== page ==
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How building a resiliency strategy can help your business weather periods of economic hardship

How building a resiliency strategy can help your business weather periods of economic hardship

Synopsis
4 Minute Read

A resiliency plan is essential to help your business remain competitive as growth stagnates across all industries and interest rates continue to rise. Get started on your plan by evaluating your business and asking yourself how you can:

  • Increase your return on capital
  • Reduce your working capital
  • Communicate with your suppliers and customers
  • Invest in disruption

Each of these factors will help your business maintain its value and remain resilient through periods of economic uncertainty and unprecedented success.

Senior Manager, Consulting - Performance Improvement & Operational Excellence

Your business may have grown significantly in the past few years and scaled its revenue and operations accordingly — but has your profitability increased proportionally?

You may have taken on more debt to expand your business in the previous low interest rate environment. But interest rates are rising — increasing the cost of your debt servicing. Now you may be wondering how your business can retain its profitability and sustain growth as rampant inflation chips away at your bottom line.

Consider a hypothetical healthy company’s profitability, which may have been 10 percent just a few years ago. The same company might now make less than five percent earnings before interest, taxes, depreciation, and amortization (EBITDA) due to the four-percent increase in interest rates, rising costs, and other growth challenges.

The cost of capital has more than doubled and profitability has halved — reducing return of capital ratio to less than one fourth of what it was previously. How will you attract capital investment and remain resilient in this current environment?

It’s one of your key responsibilities as a leader to make the right choices to ensure your business remains resilient in every economic condition. Here we look at several actionable tips to help make your business more resilient and to ensure it not only survives these economic headwinds — but thrives.

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Increase the resiliency of your business model

Increasing your return on capital and reducing your working capital play essential roles in making your business more resilient. Not only will it ensure you have the capital available to react quickly to changes in a volatile marketplace, but it will also enable you to compensate your shareholders for the risk they have taken and attract potential new investors.

To begin making your business more resilient, consider where you can:

Increase return on capital

The first step towards ensuring your business is resilient in growth is to prioritize capital resilience. Capital resilience enables your business to withstand unexpected shifts in the marketplace and can help ensure the long-term sustainability of your organization.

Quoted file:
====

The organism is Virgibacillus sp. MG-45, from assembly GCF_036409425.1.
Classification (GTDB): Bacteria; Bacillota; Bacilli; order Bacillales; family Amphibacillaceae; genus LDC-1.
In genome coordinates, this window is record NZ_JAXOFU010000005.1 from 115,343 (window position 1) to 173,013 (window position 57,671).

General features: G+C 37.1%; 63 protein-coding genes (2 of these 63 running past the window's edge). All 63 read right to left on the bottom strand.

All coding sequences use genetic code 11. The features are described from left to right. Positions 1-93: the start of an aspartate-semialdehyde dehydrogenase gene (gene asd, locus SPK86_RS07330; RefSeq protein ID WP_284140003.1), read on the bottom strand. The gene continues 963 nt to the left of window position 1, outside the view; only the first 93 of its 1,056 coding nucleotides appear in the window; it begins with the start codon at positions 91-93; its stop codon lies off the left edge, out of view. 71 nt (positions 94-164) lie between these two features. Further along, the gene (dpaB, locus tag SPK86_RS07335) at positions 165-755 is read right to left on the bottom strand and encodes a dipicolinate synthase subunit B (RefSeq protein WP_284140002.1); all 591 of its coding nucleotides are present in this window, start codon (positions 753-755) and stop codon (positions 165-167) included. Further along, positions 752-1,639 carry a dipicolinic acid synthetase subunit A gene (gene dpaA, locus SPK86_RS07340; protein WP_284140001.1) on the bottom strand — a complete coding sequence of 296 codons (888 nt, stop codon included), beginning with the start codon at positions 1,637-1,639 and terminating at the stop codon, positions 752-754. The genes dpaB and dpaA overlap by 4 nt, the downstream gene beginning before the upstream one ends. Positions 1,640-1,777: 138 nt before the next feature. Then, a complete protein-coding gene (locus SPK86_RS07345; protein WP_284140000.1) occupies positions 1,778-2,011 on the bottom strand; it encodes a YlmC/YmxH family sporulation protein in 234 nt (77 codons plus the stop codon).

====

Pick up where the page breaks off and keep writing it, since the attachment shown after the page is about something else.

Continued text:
Start by evaluating your return on capital — or the amount of profit your company earns relative to the amount of capital your shareholders invest. For a business to thrive, it is essential that your return on capital exceeds the minimum hurdle rate, or the minimum amount of profit to justify the risk shareholders have taken to stay invested in the business and for the company to attract potential new investors. The minimum hurdle rate varies based on the risk ratio assigned to your industry — and your capital productivity is higher the greater your return is above the minimum hurdle rate.

To increase the productivity of your capital, it is important to segmentize the returns generated by each area of your business to identify assets or areas that may be under or overperforming. Then create a strategy to maximize your capital — for example, improve the cost structure, grow revenues, and/or even consider reducing your capital exposure by redeploying, recalling, or divesting certain segments of your business that cannot generate the desired returns.

For example, imagine a logistics company that recalls 25 percent of its lowest performing trucks. It may seem counterintuitive to reduce capital, but the company is improving its return on capital by reducing its maintenance costs, manpower, and depreciation — all key drivers to growing profits.

The logistics company then sells its low performing trucks and deploys the remaining, trucks to its most profitable routes. While it makes the same profit as before, the company has increased its capital returns by using fewer assets to generate the same amount of profit.

Examine your business to determine if you can deploy fewer high-performing assets to its most profitable areas or customers. There may be some underperforming assets you can’t deploy for better gains. Selling these assets will enable you to reduce your capital and pay back your shareholders. Alternatively, you can reinvest the money into areas that are overperforming or pay down your debt to help your business remain resilient in a high interest rate environment.

Reduce your working capital or increase your cash conversion